“And establish prayer and give Zakat, and whatever good you put forward for yourselves – you will find it with Allah.” [Qur’an 2:110]

Zakat is calculated at 2.5% of your annual net wealth, this is your assets (including your cash, savings and any investments) minus your liabilities (so any debts that you owe). Let’s say your net wealth is £10,000 next year – at 2.5% you would have to pay £250 in Zakat. If you were to save £1 a day next year you would have saved £365 by the end of the year, covering your Zakat and leaving a healthy surplus for Sadaqah all year round. Factoring this amount into your annual calculations will not only help you stick to your budget, but will also add a lot of barakah to your finances.

Putting money aside from the outset for charitable giving is a perfect example of being intentional with your money. We are taught that this is a means for us to purify our wealth, so building this habit into your financial behaviour next year will have a compounding effect on your personal and spiritual outcomes. Consider routinely redirecting small sums into an account that you have set aside as your cash for charitable purposes.

4. Build up your rainy day savings

According to a recent survey conducted by Opinium, one in five adults have less than £100 in savings and one in seven people have no savings at all and more than a quarter have less than £500 put away. A rainy day savings fund is the bedrock of a secure financial future for everyone and it’s something that should always be maintained.

Building up your rainy day savings gives you personal security and peace of mind against having to take on expensive debt when faced with an unplanned expense. Unfortunately, we can’t predict when the boiler breaks down, our car gives way or when we might suffer a sudden loss of earnings. Your rainy day savings are reserved for absolute needs, they shouldn’t be dipped into for discretionary spending but built over time to give you increased security against those unplanned, but seemingly inevitable expenses we have throughout the course of the year. Each person’s rainy day savings will be different depending on their needs and circumstances. If you’re not sure how much you should be saving, Lloyds Bank’s savings calculator is a great way to help you set a savings target to build your very own rainy day fund. 

A good rule of thumb is to prioritise saving £100 initially, then continue adding to this pot – aim to save one month’s worth of your expenses, and then three months once you are able to do so. Saving doesn’t have to feel like a drag, it can also be fun! Why not try out a savings challenge? Or creative ways like gift swaps to help you reach your saving goal? Even things like loyalty schemes and cashback offers can help you save as you spend! If you’re feeling daunted, start small and build your way up, because as the Prophet ﷺ said:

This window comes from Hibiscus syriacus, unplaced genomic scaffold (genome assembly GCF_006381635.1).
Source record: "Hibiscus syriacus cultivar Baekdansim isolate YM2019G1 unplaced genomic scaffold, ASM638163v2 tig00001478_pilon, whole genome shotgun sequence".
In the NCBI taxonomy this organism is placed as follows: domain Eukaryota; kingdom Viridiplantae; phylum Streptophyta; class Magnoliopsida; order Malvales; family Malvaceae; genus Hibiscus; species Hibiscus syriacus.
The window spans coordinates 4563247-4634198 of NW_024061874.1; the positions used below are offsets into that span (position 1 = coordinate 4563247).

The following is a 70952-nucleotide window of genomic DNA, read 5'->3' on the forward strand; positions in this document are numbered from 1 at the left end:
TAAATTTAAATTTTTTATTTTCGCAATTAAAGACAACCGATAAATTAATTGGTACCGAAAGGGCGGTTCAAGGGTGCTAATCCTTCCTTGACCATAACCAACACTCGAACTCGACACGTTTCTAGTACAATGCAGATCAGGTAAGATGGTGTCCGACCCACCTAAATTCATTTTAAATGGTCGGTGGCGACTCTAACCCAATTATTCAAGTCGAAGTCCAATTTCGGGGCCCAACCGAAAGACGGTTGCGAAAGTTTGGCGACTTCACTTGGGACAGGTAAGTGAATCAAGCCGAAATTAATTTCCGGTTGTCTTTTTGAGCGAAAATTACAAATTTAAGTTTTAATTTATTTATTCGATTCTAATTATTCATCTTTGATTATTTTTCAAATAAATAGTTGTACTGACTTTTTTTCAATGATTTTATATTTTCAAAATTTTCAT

“…the best deeds are those done regularly even if they are few.” [Sunan Ibn Majah 4240]

Your rainy day savings are a cash fund; you don’t need this money to be working for you. Consider holding this money in a separate account from your current account which you have allocated specifically as your rainy day fund. If you have little leeway in your budget then a small amount each month still makes all the difference in an emergency. 

Read more

How you can build your rainy day savings fund

Looking ahead

The advent of a new year presents an opportunity to do things differently. Building intentionality into our daily habits will have a significant impact on our financial and spiritual outcomes for the year. Being intentional with your money will mean that you consider how and where you choose to spend your money, identify your current financial situation and allow you to plan for the future. This measured approach to handling your money will help you feel more in control of your finances, and will give you the confidence to achieve your financial goals for the upcoming year! If you need a helping hand then it can be useful to speak to your bank for some support and advice – it doesn’t have to be a lonely journey, wherever you may be on that journey!

* This article has been created in partnership with Lloyds Bank. Every now and then we partner with companies to bring you sponsored content. We always strive to ensure we maintain the same editorial integrity that keeps you engaged in our non-sponsored content. We thank you for your support.

Amaliah Team

Amaliah Team